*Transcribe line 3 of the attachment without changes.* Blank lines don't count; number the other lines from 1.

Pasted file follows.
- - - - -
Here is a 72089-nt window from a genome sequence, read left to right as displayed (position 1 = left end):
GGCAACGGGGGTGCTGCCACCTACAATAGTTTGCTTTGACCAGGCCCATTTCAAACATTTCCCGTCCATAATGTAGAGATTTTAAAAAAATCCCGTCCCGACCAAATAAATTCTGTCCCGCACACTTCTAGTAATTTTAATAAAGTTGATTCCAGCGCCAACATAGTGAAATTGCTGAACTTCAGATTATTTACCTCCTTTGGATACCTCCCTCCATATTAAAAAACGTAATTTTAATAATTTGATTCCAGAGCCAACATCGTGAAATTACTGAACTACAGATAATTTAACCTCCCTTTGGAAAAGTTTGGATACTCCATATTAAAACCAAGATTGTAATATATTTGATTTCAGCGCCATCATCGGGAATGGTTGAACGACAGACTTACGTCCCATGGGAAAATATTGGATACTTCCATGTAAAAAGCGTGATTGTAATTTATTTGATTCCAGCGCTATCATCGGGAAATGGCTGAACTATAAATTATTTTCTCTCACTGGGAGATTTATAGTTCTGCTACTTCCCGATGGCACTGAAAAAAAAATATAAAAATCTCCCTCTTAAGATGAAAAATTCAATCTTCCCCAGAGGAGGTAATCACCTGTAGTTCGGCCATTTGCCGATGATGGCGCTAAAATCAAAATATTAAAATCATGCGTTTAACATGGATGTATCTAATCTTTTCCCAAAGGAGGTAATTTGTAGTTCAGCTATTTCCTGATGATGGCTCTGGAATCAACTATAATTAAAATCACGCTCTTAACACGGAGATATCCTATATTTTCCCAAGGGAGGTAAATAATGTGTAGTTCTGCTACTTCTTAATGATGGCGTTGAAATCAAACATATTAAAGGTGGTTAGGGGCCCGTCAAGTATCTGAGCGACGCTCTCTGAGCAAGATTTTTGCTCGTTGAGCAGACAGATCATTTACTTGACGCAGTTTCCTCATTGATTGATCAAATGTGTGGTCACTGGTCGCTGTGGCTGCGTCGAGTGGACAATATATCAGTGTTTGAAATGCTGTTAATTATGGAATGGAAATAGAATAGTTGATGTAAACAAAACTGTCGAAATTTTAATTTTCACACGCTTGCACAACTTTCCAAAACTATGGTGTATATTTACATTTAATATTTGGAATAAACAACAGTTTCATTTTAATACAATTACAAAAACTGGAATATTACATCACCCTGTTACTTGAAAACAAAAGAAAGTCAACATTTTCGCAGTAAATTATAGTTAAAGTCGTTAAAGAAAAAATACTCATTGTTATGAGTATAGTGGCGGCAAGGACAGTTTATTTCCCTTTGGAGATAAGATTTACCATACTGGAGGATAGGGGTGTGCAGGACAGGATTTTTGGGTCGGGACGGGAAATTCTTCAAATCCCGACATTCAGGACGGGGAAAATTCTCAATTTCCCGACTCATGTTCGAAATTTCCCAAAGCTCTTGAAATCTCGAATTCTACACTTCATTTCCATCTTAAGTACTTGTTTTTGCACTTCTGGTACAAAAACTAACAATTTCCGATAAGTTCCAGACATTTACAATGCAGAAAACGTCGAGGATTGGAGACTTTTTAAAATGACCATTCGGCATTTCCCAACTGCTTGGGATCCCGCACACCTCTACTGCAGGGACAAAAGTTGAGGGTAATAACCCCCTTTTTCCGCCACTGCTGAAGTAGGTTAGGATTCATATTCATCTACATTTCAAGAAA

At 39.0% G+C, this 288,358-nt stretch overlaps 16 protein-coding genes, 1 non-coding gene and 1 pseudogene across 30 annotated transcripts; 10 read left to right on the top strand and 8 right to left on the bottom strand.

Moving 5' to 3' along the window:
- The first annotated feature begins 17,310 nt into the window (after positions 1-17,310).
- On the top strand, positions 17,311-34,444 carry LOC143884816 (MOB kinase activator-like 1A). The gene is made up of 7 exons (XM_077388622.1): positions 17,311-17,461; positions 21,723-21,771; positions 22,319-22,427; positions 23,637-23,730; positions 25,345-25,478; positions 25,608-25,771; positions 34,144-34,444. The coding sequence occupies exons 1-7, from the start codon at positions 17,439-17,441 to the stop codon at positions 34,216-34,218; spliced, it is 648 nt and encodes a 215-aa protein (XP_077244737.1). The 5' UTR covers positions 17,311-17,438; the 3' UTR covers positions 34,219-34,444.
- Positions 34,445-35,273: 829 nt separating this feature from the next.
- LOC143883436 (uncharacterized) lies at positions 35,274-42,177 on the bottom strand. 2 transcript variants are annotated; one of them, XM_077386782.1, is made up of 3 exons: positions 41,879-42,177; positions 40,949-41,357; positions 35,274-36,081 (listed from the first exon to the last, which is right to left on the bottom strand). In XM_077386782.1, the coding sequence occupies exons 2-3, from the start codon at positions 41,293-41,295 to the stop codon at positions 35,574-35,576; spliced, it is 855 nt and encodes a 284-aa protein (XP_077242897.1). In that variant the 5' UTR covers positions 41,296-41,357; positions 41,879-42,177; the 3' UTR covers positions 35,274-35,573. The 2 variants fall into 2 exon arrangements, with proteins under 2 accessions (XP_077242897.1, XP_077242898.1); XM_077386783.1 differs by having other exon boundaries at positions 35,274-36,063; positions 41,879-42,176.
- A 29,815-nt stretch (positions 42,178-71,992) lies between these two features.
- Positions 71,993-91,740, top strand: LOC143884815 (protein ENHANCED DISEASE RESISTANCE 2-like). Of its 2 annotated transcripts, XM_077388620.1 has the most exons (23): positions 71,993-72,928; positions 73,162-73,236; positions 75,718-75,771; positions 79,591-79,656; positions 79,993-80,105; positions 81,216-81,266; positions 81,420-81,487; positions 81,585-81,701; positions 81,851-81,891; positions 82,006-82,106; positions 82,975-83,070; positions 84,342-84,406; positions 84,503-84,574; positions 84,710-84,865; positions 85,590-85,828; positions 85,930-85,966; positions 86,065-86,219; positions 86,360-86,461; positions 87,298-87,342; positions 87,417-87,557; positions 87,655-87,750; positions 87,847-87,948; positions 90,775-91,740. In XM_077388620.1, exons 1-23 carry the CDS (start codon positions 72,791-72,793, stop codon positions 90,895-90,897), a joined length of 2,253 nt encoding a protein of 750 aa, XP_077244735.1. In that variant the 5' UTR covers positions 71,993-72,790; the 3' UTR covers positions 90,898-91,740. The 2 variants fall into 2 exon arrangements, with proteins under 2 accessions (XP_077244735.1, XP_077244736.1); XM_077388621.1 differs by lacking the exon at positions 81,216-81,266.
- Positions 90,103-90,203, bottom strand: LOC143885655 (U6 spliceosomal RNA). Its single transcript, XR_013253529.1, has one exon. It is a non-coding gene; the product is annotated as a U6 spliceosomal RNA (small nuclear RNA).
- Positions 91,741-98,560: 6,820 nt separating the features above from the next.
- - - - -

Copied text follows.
At 39.0% G+C, this 288,358-nt stretch overlaps 16 protein-coding genes, 1 non-coding gene and 1 pseudogene across 30 annotated transcripts; 10 read left to right on the top strand and 8 right to left on the bottom strand.